10 Great (and Affordable) Gifts for Backpackers
I don't work in retail. But if I did, I would be the pushy, highly-opinionated guy in the travel and outdoors section who imposes his point of view and insists that you only take his recommendation. Some people love that guy. Most people hate him. But for better or worse, here are my top 10 best gifts for a backpacker in no particular order.
This travel hammock packs down to the size of a softball and is awesome. It is made of that good, cool nylon that breathes and stays cool on a hot day. Backpackers who don’t travel with a hammock need to seriously reconsider their packing list. Some people may say, “You don’t need to purchase something this high quality.” Well, actually, you do. This is the type of product you purchase once, take care of, and use for the rest of your life.
Cost: $50 to 60 bucks
Important note: You will also need to purchase the ENO SlapStraps. They cost an extra $20 or so, but are absolutely necessary.
This is single-handedly the best toiletry bag on the planet. You need not look at any other bag on the market as you will be wasting your time. Whatever toiletry bag your backpacker friend is using at the moment, getting them this bag will absolutely be an upgrade. I’m not even going to get into everything it can do because describing it will not do it justice. Click on the photo to see all the specs. Just get them this bag and move on.
Cost: $25 to $30 bucks
Just look at this thing with those two pretty little USB chargers on the side, plus 3 outlets. For backpackers traveling with electronics, this is perfect for those hostel rooms where you get maybe one outlet to yourself, yet you need to charge your phone, computer, and iPad all at once. Plus it’s a surge protector. Plus the primary plug rotates to make room for other people’s bulky outlets or accommodate a tight squeeze.
Cost: $10 to $20 bucks
These bags are marketed as space savers. Whatever. What these bags are good for is keeping your putrid socks, your 10-day old jeans, and your underwear, which is on its third use, from infecting your clean clothes. It’s just a laundry bag. But it keeps those smelly clothes airtight so that the only time you have to smell them is during that uncomfortable three-minute period when the laundry lady is sorting through or weighing them. They come in various sizes. I suggest grabbing a variety pack.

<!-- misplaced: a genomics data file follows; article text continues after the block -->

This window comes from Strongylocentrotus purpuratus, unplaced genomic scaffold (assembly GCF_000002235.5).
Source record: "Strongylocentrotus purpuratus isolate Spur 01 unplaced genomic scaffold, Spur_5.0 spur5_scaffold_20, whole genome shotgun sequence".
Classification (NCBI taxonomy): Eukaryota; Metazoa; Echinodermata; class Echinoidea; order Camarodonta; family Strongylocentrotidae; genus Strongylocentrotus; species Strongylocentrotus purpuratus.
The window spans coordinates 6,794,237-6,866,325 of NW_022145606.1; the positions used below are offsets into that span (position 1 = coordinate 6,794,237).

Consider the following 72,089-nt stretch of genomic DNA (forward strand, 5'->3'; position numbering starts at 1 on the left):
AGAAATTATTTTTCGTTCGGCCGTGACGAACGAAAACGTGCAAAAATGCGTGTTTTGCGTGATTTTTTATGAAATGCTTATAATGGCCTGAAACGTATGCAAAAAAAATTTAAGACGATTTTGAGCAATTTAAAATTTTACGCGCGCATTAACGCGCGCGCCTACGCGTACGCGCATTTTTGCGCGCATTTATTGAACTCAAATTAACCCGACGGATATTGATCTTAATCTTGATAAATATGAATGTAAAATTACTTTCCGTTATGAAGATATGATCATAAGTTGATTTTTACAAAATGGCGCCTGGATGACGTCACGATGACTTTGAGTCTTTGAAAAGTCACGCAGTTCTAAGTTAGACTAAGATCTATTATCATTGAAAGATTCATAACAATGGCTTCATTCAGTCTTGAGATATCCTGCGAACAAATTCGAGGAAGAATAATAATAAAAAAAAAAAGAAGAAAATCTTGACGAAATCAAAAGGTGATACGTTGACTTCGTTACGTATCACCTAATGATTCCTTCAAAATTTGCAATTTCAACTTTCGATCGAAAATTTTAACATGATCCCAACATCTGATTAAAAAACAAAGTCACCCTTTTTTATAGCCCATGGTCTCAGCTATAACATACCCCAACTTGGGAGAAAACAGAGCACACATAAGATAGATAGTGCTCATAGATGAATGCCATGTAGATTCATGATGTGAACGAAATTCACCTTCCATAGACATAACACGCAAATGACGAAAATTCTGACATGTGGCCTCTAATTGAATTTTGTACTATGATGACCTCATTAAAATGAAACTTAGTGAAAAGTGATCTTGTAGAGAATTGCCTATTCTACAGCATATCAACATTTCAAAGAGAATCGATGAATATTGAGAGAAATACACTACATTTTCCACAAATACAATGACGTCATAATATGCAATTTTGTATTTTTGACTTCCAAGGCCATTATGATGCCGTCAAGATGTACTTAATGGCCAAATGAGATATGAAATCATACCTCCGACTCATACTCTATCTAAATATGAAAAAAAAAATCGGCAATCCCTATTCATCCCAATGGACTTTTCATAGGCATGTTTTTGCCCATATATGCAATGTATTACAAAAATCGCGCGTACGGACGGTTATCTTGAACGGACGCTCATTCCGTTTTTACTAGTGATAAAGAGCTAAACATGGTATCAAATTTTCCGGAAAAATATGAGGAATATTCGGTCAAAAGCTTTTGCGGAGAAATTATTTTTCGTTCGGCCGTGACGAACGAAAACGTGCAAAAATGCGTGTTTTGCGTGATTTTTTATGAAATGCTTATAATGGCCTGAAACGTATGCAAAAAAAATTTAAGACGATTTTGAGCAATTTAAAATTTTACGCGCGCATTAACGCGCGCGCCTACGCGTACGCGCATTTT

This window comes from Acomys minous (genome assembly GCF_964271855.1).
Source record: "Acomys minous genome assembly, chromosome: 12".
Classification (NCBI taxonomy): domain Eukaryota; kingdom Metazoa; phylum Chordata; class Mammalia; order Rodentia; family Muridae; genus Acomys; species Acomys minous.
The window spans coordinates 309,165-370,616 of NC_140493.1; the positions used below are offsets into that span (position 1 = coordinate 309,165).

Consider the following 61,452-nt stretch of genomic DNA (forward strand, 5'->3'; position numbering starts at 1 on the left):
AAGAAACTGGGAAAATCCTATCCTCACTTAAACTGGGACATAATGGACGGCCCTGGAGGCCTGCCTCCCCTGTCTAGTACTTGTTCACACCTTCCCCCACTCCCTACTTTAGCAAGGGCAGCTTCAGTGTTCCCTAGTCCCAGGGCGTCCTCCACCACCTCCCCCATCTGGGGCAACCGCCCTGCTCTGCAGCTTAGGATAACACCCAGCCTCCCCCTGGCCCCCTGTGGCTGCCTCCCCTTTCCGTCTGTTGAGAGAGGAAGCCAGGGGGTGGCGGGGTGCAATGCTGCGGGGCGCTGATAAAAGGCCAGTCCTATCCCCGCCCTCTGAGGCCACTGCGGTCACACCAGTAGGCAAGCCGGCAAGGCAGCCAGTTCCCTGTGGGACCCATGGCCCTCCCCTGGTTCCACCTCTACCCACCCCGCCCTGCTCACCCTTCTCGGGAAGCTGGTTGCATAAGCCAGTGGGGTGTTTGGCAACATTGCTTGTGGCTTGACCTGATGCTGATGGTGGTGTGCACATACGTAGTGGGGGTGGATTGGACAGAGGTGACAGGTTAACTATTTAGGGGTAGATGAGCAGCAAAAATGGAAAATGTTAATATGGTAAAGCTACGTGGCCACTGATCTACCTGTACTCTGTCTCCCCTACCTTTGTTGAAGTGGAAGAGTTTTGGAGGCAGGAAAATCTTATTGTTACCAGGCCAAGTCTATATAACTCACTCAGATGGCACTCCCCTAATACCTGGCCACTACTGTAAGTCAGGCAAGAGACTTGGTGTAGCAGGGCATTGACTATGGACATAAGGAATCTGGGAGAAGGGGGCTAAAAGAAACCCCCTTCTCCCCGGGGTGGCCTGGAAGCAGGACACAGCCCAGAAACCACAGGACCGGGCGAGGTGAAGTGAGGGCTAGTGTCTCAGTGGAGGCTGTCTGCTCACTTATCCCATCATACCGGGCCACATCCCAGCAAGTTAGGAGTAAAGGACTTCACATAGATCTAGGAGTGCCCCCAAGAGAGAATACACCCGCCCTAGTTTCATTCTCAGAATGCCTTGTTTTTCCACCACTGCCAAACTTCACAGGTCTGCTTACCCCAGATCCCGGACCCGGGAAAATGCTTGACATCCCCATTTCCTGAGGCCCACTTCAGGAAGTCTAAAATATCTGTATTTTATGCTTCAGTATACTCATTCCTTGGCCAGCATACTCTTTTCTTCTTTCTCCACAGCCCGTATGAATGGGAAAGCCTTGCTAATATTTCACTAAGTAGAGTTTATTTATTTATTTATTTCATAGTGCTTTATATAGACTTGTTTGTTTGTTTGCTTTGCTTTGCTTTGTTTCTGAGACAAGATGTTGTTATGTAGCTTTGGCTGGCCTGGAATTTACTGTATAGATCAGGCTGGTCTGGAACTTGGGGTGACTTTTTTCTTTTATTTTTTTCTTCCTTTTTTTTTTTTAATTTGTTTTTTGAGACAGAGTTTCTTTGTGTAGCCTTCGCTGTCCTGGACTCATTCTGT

Cost: $5 to $15 bucks
Moleskine is the most practical pocket notebook out there. Accept no substitutes. It fits in your pocket. You can beat the hell out of it. The paper is high quality and doesn’t ruffle up with use. But shop with caution! There are a lot of Moleskine products out there. You want the one that is 3 ½” x 5 ½” with a hard cover and 192 plain pages.
Cost: $5 to $15 bucks
The Petzl Tikka XP2 Headlamp is the one you want. Not some other model. Not some other brand. This is the only one to consider. Why? Here are three reasons: (1) it has a maximum output of 60 lumens (60 fucking lumens!) projecting a beam out to over 65 yards; (2) it will stay on for 160 hours from just 3 AAA batteries; and (3) it weighs only 3.1 ounces including batteries. Yes, it’s more expensive than the other headlamps. Yes, you can find similar models and similar brands. All that doesn’t matter. Get this one. Trust me.
Cost: $50 to $60 bucks
I'm not even going to begin to talk about travel cameras as there are so many great options on the market. But every traveler needs this. It secures your point-and-shoot camera to just about any surface. It is small enough to fit in your daypack and is essential for those awesome group shots that you want everyone in. Or for those times you're on your own, wondering some deserted paradise and you want to document that you were actually there by taking a photo from further than arms-length away.
Cost: $12 to $17 bucks
Many clothing designers try, but Scottevest is the only one that gets it right. They make high-quality, well thought-out clothing items for backpackers that have an overabundance of hidden pockets. The hoodie, in my opinion, is the superior product offering, but everything they have is high-quality and will be appreciated by your backpacker friend.
Cost: $20 to $200 bucks
Look. Your backpacker friend probably already has a travel towel. But that doesn’t mean they don’t need another one. The travel towel is the item I lose most frequently while on the road. When you buy it, do us all a favor and get your friend the large or extra large-sized towel so that they can fit it all the way around their body. Nothing is worse than that guy who walks into a full dorm room with a towel that barely covers his ass.
Cost: $20 to $30 bucks
My “Super-Lock Pick of the Year” award goes to Vibram FiveFingers KSO. I bought my first pair over 5 years ago and absolutely love them! You can walk, run, or swim in them. They dry quickly. They are treated with an anti-fungal so they don’t stink once dried. And, they are light and don’t take up much space in your bag. Sizing can be a bit tricky. If you are buying them as a gift, I’d suggest getting them at a store where your backpacker friend can swap them out for one that is the proper size and color.
Cost: $80 to $90 bucks (and worth every penny)